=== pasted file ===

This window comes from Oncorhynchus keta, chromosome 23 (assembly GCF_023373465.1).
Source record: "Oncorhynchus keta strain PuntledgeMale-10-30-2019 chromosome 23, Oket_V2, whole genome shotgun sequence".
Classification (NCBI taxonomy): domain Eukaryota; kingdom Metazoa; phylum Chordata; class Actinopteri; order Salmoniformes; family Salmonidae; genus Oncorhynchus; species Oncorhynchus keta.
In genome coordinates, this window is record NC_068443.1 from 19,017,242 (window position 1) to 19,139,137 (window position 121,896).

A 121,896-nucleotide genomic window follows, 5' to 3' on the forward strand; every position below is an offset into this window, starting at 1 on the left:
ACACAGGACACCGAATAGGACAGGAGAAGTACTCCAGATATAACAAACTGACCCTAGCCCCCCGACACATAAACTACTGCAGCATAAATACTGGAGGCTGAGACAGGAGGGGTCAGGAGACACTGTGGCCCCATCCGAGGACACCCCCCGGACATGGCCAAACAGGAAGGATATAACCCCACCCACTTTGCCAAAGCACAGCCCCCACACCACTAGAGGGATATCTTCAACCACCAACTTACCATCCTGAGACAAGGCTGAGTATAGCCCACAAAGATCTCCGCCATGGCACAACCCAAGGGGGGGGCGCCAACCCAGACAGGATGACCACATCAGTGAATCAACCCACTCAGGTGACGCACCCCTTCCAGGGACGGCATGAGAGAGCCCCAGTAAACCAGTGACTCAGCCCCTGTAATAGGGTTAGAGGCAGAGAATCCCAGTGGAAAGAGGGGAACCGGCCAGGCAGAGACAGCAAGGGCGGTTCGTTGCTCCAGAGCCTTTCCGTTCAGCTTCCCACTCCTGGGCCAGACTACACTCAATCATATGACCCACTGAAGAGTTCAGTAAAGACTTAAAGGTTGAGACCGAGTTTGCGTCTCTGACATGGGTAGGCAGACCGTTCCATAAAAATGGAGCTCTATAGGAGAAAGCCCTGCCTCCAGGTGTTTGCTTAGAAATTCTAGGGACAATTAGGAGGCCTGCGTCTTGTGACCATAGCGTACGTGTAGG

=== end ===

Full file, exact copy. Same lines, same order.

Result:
This window comes from Oncorhynchus keta, chromosome 23 (assembly GCF_023373465.1).
Source record: "Oncorhynchus keta strain PuntledgeMale-10-30-2019 chromosome 23, Oket_V2, whole genome shotgun sequence".
Classification (NCBI taxonomy): domain Eukaryota; kingdom Metazoa; phylum Chordata; class Actinopteri; order Salmoniformes; family Salmonidae; genus Oncorhynchus; species Oncorhynchus keta.
In genome coordinates, this window is record NC_068443.1 from 19,017,242 (window position 1) to 19,139,137 (window position 121,896).

A 121,896-nucleotide genomic window follows, 5' to 3' on the forward strand; every position below is an offset into this window, starting at 1 on the left:
ACACAGGACACCGAATAGGACAGGAGAAGTACTCCAGATATAACAAACTGACCCTAGCCCCCCGACACATAAACTACTGCAGCATAAATACTGGAGGCTGAGACAGGAGGGGTCAGGAGACACTGTGGCCCCATCCGAGGACACCCCCCGGACATGGCCAAACAGGAAGGATATAACCCCACCCACTTTGCCAAAGCACAGCCCCCACACCACTAGAGGGATATCTTCAACCACCAACTTACCATCCTGAGACAAGGCTGAGTATAGCCCACAAAGATCTCCGCCATGGCACAACCCAAGGGGGGGGCGCCAACCCAGACAGGATGACCACATCAGTGAATCAACCCACTCAGGTGACGCACCCCTTCCAGGGACGGCATGAGAGAGCCCCAGTAAACCAGTGACTCAGCCCCTGTAATAGGGTTAGAGGCAGAGAATCCCAGTGGAAAGAGGGGAACCGGCCAGGCAGAGACAGCAAGGGCGGTTCGTTGCTCCAGAGCCTTTCCGTTCAGCTTCCCACTCCTGGGCCAGACTACACTCAATCATATGACCCACTGAAGAGTTCAGTAAAGACTTAAAGGTTGAGACCGAGTTTGCGTCTCTGACATGGGTAGGCAGACCGTTCCATAAAAATGGAGCTCTATAGGAGAAAGCCCTGCCTCCAGGTGTTTGCTTAGAAATTCTAGGGACAATTAGGAGGCCTGCGTCTTGTGACCATAGCGTACGTGTAGG